Each teenager comes to the city of Agowatiha differently. Each sees it differently for the first time. Here is Matt's.
The road to the city was laid out like a carpet and the shuddering waves of maize were spectators desperate to take their photographs of the onrushing hulk of coiled rust and war stains splashed across its flanks like scattered hand prints. Escaping crows carrying along beside it like thundering soldiers of old, steel axes fresh in their hands, mounts like an avalanche beneath their hands, and the whorls of crawling time stood proudly resplendent on their bellies, to mark this day as the first charge of a long and trying conflict. The city was the enemy, a looming man with broad and thick shoulders that rubbed up against the sky. They had his back to the sea, though, and his defeat was certain to come, if not from the land, from the great storms Thunder would draw up from the waters Agowatiha could not watch.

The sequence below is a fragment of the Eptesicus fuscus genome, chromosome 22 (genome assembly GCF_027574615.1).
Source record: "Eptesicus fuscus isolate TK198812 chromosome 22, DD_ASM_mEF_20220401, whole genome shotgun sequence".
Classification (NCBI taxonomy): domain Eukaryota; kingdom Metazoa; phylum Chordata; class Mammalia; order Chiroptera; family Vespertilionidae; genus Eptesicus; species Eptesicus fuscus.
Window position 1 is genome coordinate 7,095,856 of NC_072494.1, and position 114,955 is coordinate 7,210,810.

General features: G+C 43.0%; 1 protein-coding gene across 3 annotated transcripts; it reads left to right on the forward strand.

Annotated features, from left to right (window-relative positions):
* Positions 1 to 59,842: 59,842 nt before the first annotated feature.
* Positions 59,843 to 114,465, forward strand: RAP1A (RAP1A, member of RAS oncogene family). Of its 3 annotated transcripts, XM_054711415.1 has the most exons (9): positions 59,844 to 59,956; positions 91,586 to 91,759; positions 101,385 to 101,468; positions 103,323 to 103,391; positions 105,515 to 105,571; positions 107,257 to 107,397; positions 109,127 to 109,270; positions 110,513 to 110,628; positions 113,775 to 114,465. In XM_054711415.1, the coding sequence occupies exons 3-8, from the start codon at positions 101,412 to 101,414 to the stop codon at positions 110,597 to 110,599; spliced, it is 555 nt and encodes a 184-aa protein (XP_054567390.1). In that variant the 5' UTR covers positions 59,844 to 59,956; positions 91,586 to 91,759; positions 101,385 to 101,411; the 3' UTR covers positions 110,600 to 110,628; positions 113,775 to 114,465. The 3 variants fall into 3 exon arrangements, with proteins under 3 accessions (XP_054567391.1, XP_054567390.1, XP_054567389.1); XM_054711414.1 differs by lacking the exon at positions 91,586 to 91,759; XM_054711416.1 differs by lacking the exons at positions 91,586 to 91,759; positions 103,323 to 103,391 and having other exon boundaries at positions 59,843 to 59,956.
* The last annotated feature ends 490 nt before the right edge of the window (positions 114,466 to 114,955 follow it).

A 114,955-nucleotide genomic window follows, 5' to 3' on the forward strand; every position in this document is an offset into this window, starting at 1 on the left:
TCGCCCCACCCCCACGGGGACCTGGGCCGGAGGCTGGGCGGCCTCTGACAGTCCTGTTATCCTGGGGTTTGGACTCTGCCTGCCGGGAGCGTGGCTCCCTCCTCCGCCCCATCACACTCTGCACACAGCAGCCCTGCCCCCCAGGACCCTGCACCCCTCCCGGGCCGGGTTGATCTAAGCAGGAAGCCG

The front line was already broken; the maize was winning, striking death blows through old and cracked concrete and marching through twisted metal skeletons, searching for holdout troops and covering them with leaves and stem until were stomped into dirt and ash, ground up to feed the new generation. The hungry generation. Matt spied a few of the more adventurous stalks already working their way into a nearby home, but the moment passed as quickly as they passed the front line. Among the trenches, soldiers had erected concrete barrier walls and paved the roads, removing dirt carefully so that the maize could find no purchase here, no matter how much it skulked right up to them. Farmers waited here in hovels constructed of scrap metal and old storefronts before the troops would send them out to mingle with and hopefully calm the attackers, to bring some diplomacy to those lawless killing fields.
Their car, unlike the car before them, went unmolested through the dilapidated district, past the shanty town and up further into the roads that could turn off onto the highways and bridges that rose into the core of the city, that tall and monolithic sentinel that gently touched the heavens and rested his elbows on clouds.